Testing with OvaCue takes some getting used to. At the beginning of a new cycle, the oral sensor is to be used first thing in the morning before eating, drinking, brushing teeth, taking BBT etc. The oral test should be done at about the same time each morning, and it’s up to you to remember to test as there is no notification or reminder. Missing an oral reading could mean not getting a fertile window prediction. The OvaCue Monitor is bright – so bright it’s hard to look at first thing in the morning. As I begin to stir awake I find myself thinking about my saliva which is strange for me. The oral sensor has three small metal pads. After using the oral sensor I have a slightly strange feeling on my tongue but nothing painful or worrisome. It’s only in the mouth for about 6-8 seconds. After testing you are asked to save your oral reading. If you accidentally delete it, you can’t/shouldn’t test again because placing anything in your mouth triggers saliva production and a second reading will not be accurate.
Testing with the vaginal sensor can be done at any time of the day but needs to be consistent – keeping within a two-hour window. Using the vaginal sensor was a little complicated. The probe is long and has to be placed at just the right depth and held in place at just the right angle… It would be helpful if the manual had an illustration to help with this otherwise there’s no easy way to know if you’re doing it correctly. I assumed I would have an advantage since I’ve been doing manual cervical checks for many years but I felt a bit lost with the placement for OvaCue. The probe is long enough that I have to be laying down and have to pull my pants down in order to test. Again, the testing is done in seconds. You are then asked to save your vaginal reading. And again, if you accidentally delete your reading you can’t/shouldn’t test again because the first test will have potentially changed the vaginal environment and the second test will not be accurate.
Both OvaCue oral and vaginal readings are displayed as numbers that have little meaning to me. I can go to a list of readings but there is nowhere in the monitor to see the readings displayed on a graph. The only way to see that is by uploading it to my PC or laptop. In the OvaCue monitor, there is a calendar that eventually gets filled in with different color codes predicting my fertile window if the oral sensor makes a detection.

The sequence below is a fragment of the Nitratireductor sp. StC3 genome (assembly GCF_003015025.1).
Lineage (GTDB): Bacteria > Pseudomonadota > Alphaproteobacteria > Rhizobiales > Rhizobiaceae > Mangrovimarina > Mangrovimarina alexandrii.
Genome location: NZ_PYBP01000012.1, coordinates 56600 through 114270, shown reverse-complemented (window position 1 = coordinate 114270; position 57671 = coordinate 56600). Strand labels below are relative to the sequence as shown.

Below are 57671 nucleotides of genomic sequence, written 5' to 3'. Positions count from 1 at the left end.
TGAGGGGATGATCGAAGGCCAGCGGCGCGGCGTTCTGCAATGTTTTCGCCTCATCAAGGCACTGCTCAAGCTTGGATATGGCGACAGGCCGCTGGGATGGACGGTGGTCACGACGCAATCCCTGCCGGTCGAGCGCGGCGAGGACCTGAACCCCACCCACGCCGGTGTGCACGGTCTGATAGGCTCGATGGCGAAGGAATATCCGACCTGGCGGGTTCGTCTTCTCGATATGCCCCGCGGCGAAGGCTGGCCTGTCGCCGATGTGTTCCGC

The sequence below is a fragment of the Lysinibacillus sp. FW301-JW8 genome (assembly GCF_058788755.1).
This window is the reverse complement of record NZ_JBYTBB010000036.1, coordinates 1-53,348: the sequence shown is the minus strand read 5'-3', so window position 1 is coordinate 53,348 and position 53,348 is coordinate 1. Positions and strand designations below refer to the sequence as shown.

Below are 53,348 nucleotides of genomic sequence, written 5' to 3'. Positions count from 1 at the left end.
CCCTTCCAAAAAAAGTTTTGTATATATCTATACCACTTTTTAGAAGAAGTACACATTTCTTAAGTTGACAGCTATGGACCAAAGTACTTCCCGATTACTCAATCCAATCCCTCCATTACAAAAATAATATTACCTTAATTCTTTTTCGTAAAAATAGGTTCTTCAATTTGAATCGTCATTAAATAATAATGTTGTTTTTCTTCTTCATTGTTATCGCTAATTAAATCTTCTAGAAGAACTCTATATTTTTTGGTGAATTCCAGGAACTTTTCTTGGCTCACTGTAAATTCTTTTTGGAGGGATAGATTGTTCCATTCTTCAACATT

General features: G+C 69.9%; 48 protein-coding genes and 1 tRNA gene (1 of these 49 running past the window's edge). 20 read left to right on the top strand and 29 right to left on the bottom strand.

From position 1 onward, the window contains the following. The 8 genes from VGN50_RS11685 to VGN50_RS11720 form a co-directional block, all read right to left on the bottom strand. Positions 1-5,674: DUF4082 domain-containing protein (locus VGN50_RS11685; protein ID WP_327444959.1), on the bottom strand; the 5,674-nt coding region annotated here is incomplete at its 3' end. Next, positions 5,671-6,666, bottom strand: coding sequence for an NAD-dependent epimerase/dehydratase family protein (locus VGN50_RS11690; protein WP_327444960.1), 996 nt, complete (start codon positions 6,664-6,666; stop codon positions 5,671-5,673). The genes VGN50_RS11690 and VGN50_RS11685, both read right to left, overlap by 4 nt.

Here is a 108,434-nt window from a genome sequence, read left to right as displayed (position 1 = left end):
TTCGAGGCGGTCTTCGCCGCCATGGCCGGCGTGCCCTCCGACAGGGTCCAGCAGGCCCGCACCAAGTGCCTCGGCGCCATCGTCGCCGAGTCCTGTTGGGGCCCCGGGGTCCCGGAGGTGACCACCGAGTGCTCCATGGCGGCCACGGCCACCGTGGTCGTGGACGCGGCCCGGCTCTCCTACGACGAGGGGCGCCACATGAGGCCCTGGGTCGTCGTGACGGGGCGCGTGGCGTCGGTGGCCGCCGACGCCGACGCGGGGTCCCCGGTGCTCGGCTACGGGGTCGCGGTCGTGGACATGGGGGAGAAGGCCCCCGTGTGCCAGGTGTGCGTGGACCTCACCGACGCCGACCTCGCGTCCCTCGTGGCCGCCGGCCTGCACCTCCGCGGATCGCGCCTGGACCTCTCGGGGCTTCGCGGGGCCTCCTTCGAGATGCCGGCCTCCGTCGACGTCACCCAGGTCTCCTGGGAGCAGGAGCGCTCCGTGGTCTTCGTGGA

Testing with kegg is pretty straightforward. As with OvaCure users are encouraged to be consistent, testing within the same two-hour time frame each day. I can set my desired timeframe and the app will remind me to test each day which is very convenient. If I forget when I did my other tests I can see the times I tested on each data point in the kegg app – I can’t do this with OvaCue and it’s totally dependent on memory. The kegg sensor is very comfortable to use. It’s small enough that I can insert the sensor without having to pull my pants all the way down. I can even test while standing and brushing my teeth if need be. It’s so comfortable there was even a time I forgot I still had kegg inserted!
Overall both devices did a great job at predicting my fertile window. Based on my personal observations my ovulation likely happened on or very near cycle day 12 or 13.
OvaCue predicted my fertile window to be between cycle day 9-13. I assume because my ovacue readings were erratic, OvaCue later added days 14 and 15. I was feeling pretty confident in my own interpretation of OvaCue’s vaginal data by cycle days 13 and 14 with the sudden dip and sharp rise… but then cycle days 15 and 16 did the same and it became less clear…
kegg predicted my fertile window to be between cycle days 11 and 15 with peak fertility on days 13-15. When the cycle was completed kegg adjusted the fertile window to cycle day 10-14 with peak fertility on day 12-14.
kegg and OvaCue are using a similar method, measuring electrolytes to determine the fertile window. When comparing the two devices kegg was definitely far more comfortable and convenient to use. It was also great to be able to see my kegg data in the app automatically. Having to upload my OvaCue data to my PC was an annoying chore. It also made me very nervous that I could accidentally erase my readings from the device and had to be very careful while navigating in the menus of the OvaCue monitor. For someone looking for new and reliable insights into their fertility and wanted a device and app that was easy to use I would definitely recommend kegg.
|OvaCue||$269||Optional & Manual||2/10||5/10|